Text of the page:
Nighttime snacking can lead to health troubles
Movie-style popcorn shown in this January 29, 2007 photo. (AP / Larry Crowe)
TORONTO - Every fall, Carol Leighton buys a bag of Halloween candy she can dip into after supper. Come winter, she indulges in a few glasses of wine before bed, or succumbs to her love of chocolate by eating ice cream or cookies. Occasionally, she will pick up a lemon meringue pie at the grocery store, eating a slice every night until it's gone.
"I buy the bigger size because it's more economical than the smaller one," laughs the 47-year-old, a sales manager in Toronto. "My cycle of eating is unhealthy but you get hooked on sugar, and then it becomes a habit."
Snacking at night is one of the rituals of our food-abundant society, whether it's a bowl of cereal or a bag of chips. But as pleasurable as it is, post-supper eating does little to boost our health.
"Our metabolic rate starts to shut down at 7 o'clock and takes a sharp drop after 9," points out Helene Charlebois, a registered dietitian nutritionist who runs her own consultancy in Ottawa. "Anything you eat in surplus calories, you'll store."
Health experts agree that our nocturnal cravings for sweet or salty snacks often stem more from habit than hunger, and can be symptomatic of other things going on in our lives. Dr. Sonja Wicklum, who works at the Ottawa Civic Hospital Weight Management Clinic, says if we eat balanced meals throughout the day, there would be little need for eating after dinner and we'd sleep better through the night.
"We want to design our food well so it's not keeping us up," says Wicklum. "Sleep is important for metabolism and energy the next day. Bad sleep affects mood and our hearts; it affects many things."
This, experts agree, means avoiding caffeine found in coffee, tea and chocolate, which can keep us awake at night, as well as spicy foods and food with high fat content that often translates into heartburn or indigestion. Foods that give you a sugar burst without any nutritional content, like candy or potato chips, should also be avoided, since they can contribute to obesity. Eating before bed essentially wakes up a digestive system that's ready to wind down.
Charlebois says if you must snack at night, limit your food or drink to 100-150 calories.
"Half a cup of orange juice is a serving so if you want a larger glass, dilute it with sparkling water; we drink a lot of our calories, " she says. "It's not what you choose, it's how much you choose."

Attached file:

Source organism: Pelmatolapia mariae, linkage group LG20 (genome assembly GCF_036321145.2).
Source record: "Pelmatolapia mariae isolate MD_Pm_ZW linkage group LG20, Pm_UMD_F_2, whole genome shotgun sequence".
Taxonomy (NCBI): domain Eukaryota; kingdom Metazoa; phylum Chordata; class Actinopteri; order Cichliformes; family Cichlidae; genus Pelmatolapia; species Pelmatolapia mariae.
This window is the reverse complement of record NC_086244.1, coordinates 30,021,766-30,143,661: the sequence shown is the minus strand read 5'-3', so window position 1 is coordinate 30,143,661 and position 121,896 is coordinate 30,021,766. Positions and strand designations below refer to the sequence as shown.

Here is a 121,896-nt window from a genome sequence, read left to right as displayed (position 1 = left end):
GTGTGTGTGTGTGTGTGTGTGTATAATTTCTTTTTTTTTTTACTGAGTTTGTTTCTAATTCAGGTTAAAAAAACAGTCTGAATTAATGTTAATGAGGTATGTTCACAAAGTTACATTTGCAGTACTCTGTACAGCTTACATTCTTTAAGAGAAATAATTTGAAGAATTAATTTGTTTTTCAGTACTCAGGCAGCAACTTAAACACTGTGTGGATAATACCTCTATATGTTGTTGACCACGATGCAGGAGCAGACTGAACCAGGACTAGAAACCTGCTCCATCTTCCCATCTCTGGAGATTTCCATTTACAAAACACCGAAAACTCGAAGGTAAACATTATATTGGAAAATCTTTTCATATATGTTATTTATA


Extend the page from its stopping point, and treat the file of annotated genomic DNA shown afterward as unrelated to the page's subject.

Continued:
To help stop snacking altogether, Anna Leiper, a dietitian in Halifax, recommends the "H.A.L.T. principle," which poses questions about why you're eating: Are you Hungry, Angry, Lonely or Tired (or bored)?
If you are actually hungry, Leiper suggests a small portion of food that has protein: yogurt, cheese and crackers, fruit, pita and hummus, a small glass of milk, even peanut butter on toast. If it's not hunger driving you to snack, she says you have to distract yourself.
"Find an alternative," says Leiper. "I encourage people to brush their teeth. That changes the whole feeling in your mouth because when you think of food you salivate. If you're angry, do something physical. If you're tired, go to bed. If you're bored, distract with your hands, like housework, knitting or a craft so you can't eat while you're doing it."
Breaking the habit of what experts call "mindless eating" can be tough. Their recommendations include eating the not-so-healthy foods that you love only when you go out, and eating snacks at the table instead of in front of the television or computer. Some of Wicklum's patients have even given up television, in order to break their cycle of snacking in front of it. Healthy habits essentially beget healthy habits.
"I had a patient cut out her snacking by going to bed earlier, so then she woke up earlier with more energy, which meant she had time for a 15-minute walk," says Leiper.
"She lost 10 pounds in a month, which is a very high amount for someone to lose. And it's because she started a positive cycle."